Survey Shows 7 out of 10 People Support Global Rules to End Plastic Pollution

The World Wide Fund for Nature (WWF) and the Plastic Free Foundation have released an Ipsos survey that polled over 20,000 people across 34 countries. The poll shows overwhelming support for the world’s first-ever plastic treaty to create binding global rules that apply to all countries rather than a voluntary global agreement wherein governments can choose whether or not to take action.

This finding supports a growing number of UN member states that are pushing for the world’s first plastic pollution treaty to include global rules and regulations for the production, design, and disposal of plastic rather than a patchwork of national or voluntary standards.

While some countries are advocating for less binding approaches, this research shows very little support for voluntary arrangements, with an average of only 14 percent of people thinking this is preferable.

Negotiations for this treaty are set to begin in Uruguay on 28 November and are expected to be concluded by 2024. During the two-year negotiation period alone, the total amount of plastic pollution in the ocean is tipped to increase by 15 percent. A quick statistical snapshot shows that global plastic production has risen to approximately 400 million tonnes annually in recent years.

Pakistan has the second-largest domestic market for plastics in Southeast Asia after India; with a growth rate of 15 percent per annum. A considerable amount of this plastic ends up in the environment, polluting the land and water bodies in the country. The Indus River accumulates 164,332 tonnes of plastic waste, making it the second most plastic-polluted river in the world.

WWF-Pakistan’s Senior Manager of the Climate and Energy Program, Nazifa Butt, stated, “There is an urgent need for a global treaty and for countries to adopt national action plans. Even as we seek to agree to ambitious global targets, we need to proceed with local commitments and actions. In the immediate interim, such commitments could make a serious dent in the volume of plastic pollution produced worldwide”.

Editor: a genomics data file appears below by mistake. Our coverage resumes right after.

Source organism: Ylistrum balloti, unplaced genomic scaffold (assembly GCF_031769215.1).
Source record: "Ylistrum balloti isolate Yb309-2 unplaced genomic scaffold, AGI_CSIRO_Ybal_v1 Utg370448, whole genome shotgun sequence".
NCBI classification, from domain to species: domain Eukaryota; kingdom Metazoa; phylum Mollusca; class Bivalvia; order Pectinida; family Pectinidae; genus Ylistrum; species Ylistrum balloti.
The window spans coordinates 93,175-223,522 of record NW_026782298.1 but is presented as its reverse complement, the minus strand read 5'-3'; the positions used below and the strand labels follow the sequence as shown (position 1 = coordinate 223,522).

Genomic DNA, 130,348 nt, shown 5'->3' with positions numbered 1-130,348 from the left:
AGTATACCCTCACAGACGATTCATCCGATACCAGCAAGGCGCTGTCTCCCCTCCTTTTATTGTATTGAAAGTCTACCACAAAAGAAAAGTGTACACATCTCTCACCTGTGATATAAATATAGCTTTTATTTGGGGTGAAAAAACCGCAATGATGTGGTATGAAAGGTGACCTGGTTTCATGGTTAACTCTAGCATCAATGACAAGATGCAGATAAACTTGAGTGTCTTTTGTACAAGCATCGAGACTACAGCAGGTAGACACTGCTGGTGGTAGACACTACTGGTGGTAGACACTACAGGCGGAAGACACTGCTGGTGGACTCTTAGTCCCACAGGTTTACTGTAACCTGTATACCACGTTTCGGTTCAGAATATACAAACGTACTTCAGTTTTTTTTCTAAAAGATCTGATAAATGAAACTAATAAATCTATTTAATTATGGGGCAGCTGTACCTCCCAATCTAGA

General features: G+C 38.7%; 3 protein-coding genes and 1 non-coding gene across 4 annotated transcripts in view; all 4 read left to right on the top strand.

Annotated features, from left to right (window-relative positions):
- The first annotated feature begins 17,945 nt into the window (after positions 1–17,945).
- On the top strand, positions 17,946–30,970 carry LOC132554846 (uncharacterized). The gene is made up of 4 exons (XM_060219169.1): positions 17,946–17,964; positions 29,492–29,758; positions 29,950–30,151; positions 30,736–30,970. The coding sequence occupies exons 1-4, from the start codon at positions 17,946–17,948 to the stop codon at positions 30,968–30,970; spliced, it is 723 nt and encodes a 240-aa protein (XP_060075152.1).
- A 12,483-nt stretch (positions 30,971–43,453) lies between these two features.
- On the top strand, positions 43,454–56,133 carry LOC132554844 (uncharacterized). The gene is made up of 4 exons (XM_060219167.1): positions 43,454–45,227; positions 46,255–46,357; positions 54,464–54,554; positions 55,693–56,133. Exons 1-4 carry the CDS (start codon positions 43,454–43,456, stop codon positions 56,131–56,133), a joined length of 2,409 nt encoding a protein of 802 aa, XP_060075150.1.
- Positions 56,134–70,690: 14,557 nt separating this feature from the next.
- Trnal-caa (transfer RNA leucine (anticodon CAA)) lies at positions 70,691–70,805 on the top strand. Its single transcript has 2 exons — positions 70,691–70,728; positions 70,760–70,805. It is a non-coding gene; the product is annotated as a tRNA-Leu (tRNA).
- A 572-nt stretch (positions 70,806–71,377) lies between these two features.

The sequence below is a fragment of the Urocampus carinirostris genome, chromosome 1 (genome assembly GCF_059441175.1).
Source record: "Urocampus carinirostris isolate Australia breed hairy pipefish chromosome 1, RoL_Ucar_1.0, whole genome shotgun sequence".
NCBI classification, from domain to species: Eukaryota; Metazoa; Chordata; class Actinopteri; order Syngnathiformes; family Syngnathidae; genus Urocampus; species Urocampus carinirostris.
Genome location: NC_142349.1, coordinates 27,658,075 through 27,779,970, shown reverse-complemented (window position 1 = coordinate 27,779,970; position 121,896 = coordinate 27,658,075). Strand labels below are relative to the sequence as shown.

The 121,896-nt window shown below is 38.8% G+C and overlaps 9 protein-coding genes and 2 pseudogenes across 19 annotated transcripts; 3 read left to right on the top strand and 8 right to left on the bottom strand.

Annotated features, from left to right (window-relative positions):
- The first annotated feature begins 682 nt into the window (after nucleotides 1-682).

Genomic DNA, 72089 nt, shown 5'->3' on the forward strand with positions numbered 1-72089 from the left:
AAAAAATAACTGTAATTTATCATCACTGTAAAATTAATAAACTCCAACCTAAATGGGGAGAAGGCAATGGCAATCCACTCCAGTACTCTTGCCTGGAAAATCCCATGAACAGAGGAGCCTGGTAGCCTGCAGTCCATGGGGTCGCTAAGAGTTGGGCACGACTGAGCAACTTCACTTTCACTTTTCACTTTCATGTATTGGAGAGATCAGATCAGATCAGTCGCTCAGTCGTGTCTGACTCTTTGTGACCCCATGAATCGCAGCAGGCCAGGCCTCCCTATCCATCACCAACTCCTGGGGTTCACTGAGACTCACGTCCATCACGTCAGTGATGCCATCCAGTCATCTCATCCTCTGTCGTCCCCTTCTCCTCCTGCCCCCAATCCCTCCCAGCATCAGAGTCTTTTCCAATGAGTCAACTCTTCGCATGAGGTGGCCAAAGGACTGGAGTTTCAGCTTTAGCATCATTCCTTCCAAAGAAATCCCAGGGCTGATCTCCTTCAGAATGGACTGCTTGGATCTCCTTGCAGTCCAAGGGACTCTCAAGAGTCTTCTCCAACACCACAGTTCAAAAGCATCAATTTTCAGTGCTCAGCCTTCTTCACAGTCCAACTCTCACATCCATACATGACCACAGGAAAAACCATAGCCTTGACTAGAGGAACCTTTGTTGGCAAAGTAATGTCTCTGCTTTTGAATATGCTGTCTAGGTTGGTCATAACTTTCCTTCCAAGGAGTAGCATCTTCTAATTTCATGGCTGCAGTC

Speaking on the need for a global plastics treaty, Nazifa said, “A global treaty can be a conduit for immediate change if done effectively and can play a pivotal role in dealing with the entire lifecycle of plastic, promoting a circular economy inclusive of regulatory measures that address the entire value chain, enabling policies for business models to reduce the use and production of plastics, incorporating financial mechanisms to support system change and setting common standards and clear goals with measurable targets”.

WWF-Pakistan is playing its role in convening those voices to help rid the world of plastic pollution starting with the National Plastic Action Partnership (NPAP), being implemented jointly with the World Economic Forum and the Ministry of Climate Change. It is providing guidance and strategic support to the NPAP Secretariat by assisting in effectively scaling action to mitigate plastic pollution in Pakistan.

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